And also for for CTV Olympics
Nothing is funnier than when people fall down on ice and snow, especially when they're moving very very quickly. And not funny the way that Dilbert is sometimes funny, nor funny in the way that you're bound to get nose zits the day before meeting up with people who haven't seen you in 35 years or so. Funny in the way that you're laughing so hard you're going to wet 'em for sure this time. An older gentleman once slipped on the ice across the street from our house and I had to slap myself in the face for 30 seconds before I could settle down long enough to go out and make sure he was okay. I hang out at skating rinks to watch the ankles turn, and crane my neck the whole time I'm on a ski lift to see if I can witness a tumble. I purposely ski the beginner run at Norquay because its lift goes right over the snowboard tricks park. There's something about windmilling limbs and gape-mouthed surprise that leaves me helpless. (One of the reasons I loved LA so much was that there are enough roller blading accidents taking place to satisfy anyone. I actually want to retract what I said earlier: there is nothing funnier than watching a tanned Amazon in a bikini, reading Heidegger while on rollerskates, crash into a telephone poll. Take it from me.)
I fell while skiing two winters ago and turned my right knee into butterscotch pudding. I had to lie on the couch for six weeks, have Frankenstein bolts drilled into my leg, and learn how to walk again under the tutelage of an adolescent sadist of a therapist. I feel that I have, therefore, paid my debt in full and am now free to revel openly in the misfortunes of other winter sports enthusiasts. And if there's anything that characterizes Canadian winter athletes, it's misfortune. We fall down. A lot.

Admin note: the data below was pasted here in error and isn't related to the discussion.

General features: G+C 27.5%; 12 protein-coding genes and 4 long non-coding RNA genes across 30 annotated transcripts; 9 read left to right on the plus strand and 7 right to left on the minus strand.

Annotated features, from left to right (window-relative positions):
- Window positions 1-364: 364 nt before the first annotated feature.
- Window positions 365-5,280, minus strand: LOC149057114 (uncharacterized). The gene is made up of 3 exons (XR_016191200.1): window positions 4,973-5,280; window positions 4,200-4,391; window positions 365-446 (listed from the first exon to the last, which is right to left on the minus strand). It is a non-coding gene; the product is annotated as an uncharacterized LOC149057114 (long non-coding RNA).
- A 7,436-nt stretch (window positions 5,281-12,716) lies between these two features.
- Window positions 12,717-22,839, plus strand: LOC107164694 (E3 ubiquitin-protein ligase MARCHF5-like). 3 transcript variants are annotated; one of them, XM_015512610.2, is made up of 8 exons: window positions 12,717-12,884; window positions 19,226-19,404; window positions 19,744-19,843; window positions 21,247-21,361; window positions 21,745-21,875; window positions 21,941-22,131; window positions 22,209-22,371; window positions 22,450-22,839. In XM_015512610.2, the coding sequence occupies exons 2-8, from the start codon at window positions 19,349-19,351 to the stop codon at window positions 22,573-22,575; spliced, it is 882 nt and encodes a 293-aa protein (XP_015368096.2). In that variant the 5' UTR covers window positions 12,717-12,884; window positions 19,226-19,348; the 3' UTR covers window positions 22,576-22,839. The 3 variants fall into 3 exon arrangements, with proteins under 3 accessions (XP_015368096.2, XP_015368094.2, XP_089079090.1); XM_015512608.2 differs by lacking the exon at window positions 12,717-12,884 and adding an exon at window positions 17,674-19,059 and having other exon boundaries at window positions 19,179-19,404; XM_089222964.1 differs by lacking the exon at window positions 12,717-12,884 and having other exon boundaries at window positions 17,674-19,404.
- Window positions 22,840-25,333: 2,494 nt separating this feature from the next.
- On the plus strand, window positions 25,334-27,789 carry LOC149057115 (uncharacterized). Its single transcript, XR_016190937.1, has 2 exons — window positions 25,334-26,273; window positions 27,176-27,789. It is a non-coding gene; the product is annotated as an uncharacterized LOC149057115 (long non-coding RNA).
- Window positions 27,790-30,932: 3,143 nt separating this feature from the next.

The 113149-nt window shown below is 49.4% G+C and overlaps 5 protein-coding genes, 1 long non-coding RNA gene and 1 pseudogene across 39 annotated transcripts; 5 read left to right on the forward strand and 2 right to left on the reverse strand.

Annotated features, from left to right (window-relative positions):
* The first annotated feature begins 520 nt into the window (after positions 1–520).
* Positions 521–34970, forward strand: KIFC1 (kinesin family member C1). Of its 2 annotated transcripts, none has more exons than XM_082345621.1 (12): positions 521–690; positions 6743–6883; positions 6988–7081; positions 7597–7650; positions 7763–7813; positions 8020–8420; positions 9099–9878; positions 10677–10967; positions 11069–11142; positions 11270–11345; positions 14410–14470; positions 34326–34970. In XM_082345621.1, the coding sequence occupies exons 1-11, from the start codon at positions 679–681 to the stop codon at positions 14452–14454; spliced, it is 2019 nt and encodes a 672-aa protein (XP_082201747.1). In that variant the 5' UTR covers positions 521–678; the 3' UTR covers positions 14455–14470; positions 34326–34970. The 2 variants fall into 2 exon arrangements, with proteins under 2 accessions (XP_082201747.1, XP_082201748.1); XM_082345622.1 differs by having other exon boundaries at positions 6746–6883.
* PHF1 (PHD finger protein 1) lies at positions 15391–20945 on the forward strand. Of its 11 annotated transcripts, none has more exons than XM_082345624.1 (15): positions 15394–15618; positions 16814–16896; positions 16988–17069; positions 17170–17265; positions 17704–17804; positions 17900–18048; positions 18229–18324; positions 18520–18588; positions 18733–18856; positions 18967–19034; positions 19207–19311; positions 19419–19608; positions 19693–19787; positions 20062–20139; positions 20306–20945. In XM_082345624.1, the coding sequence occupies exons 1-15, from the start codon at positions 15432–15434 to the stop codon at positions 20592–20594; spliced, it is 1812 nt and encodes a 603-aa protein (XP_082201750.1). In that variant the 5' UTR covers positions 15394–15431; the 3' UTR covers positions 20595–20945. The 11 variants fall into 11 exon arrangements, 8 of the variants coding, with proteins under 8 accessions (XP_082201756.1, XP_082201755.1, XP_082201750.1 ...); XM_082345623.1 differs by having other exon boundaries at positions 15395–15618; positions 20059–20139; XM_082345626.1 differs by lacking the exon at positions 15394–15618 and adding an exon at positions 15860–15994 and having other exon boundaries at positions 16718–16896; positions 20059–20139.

So it was with mounting excitement I awaited the Vancouver Olympics. Two solid weeks of falling down. ON TV--I wouldn't even have to get out of my pajamas. Like the drive-in! Whee!
Except that we did well this time. Medal after medal after medal. The best crashes were those performed by the athletes of other nations and it's not polite to laugh at one's guests. Except for figure skaters from Europe dressed as Appalachian yokels. It's totally fine to laugh at them.
Garsh, wurd the ground git to?
When I fell, I was dressed as a Creamsicle. I think, as does the gentleman above, clearly, that if you're doing something during which you might fall spectacularly, you owe it to others to dress like a clown.
Which also starts with a C.
If schadenfreude started with a C, this would be the perfect opportunity to haul it out and end this post with a dramatic flourish.
Too bad for all of us.
Tomorrow: haiku about chlamydia. WHICH STARTS WITH A C. TA-DA!